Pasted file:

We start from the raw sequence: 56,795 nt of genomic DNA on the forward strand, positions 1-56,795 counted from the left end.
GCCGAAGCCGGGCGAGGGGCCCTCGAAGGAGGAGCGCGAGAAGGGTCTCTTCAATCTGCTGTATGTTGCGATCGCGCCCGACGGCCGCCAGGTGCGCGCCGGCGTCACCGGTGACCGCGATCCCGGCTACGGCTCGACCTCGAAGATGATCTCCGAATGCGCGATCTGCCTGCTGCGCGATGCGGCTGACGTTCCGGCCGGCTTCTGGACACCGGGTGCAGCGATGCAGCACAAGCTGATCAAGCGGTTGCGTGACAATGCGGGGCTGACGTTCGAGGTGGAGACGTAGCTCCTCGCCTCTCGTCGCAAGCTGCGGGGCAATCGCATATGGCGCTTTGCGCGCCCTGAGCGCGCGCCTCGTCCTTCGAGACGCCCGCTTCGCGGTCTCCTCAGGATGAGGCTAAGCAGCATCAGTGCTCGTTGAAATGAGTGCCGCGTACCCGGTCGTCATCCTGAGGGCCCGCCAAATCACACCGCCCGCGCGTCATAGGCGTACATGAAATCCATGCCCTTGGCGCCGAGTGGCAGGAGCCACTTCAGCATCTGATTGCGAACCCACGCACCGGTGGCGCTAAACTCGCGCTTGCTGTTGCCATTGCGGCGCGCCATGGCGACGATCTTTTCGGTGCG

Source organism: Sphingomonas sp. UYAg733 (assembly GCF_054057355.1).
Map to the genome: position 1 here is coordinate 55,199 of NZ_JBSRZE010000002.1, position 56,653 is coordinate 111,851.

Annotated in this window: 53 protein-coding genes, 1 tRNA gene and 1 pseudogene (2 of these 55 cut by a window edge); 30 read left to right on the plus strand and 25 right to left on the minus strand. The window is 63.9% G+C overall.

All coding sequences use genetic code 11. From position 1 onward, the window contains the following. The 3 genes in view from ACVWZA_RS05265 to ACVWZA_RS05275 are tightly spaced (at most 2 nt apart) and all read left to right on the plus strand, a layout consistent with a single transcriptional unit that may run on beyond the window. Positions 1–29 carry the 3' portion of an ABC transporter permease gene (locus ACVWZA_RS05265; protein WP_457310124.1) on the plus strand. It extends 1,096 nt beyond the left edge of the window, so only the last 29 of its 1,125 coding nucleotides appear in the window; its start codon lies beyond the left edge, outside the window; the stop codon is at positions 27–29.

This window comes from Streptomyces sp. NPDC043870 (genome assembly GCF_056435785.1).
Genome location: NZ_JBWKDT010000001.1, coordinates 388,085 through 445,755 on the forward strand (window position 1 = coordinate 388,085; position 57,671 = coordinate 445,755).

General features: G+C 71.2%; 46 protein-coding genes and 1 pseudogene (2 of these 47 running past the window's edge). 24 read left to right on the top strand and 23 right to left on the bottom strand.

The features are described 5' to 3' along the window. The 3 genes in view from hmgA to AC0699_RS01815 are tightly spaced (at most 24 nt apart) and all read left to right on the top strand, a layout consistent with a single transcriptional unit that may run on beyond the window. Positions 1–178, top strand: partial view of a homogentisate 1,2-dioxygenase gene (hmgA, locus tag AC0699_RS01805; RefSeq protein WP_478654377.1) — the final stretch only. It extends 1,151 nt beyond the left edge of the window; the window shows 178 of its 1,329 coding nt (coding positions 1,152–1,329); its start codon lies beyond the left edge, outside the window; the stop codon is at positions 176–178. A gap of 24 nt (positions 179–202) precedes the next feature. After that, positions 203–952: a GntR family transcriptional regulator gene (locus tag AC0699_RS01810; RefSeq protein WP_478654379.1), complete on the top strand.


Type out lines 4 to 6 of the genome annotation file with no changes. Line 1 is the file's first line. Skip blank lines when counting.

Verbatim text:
Map to the genome: position 1 here is coordinate 55,199 of NZ_JBSRZE010000002.1, position 56,653 is coordinate 111,851.

Annotated in this window: 53 protein-coding genes, 1 tRNA gene and 1 pseudogene (2 of these 55 cut by a window edge); 30 read left to right on the plus strand and 25 right to left on the minus strand. The window is 63.9% G+C overall.

All coding sequences use genetic code 11. From position 1 onward, the window contains the following. The 3 genes in view from ACVWZA_RS05265 to ACVWZA_RS05275 are tightly spaced (at most 2 nt apart) and all read left to right on the plus strand, a layout consistent with a single transcriptional unit that may run on beyond the window. Positions 1–29 carry the 3' portion of an ABC transporter permease gene (locus ACVWZA_RS05265; protein WP_457310124.1) on the plus strand. It extends 1,096 nt beyond the left edge of the window, so only the last 29 of its 1,125 coding nucleotides appear in the window; its start codon lies beyond the left edge, outside the window; the stop codon is at positions 27–29.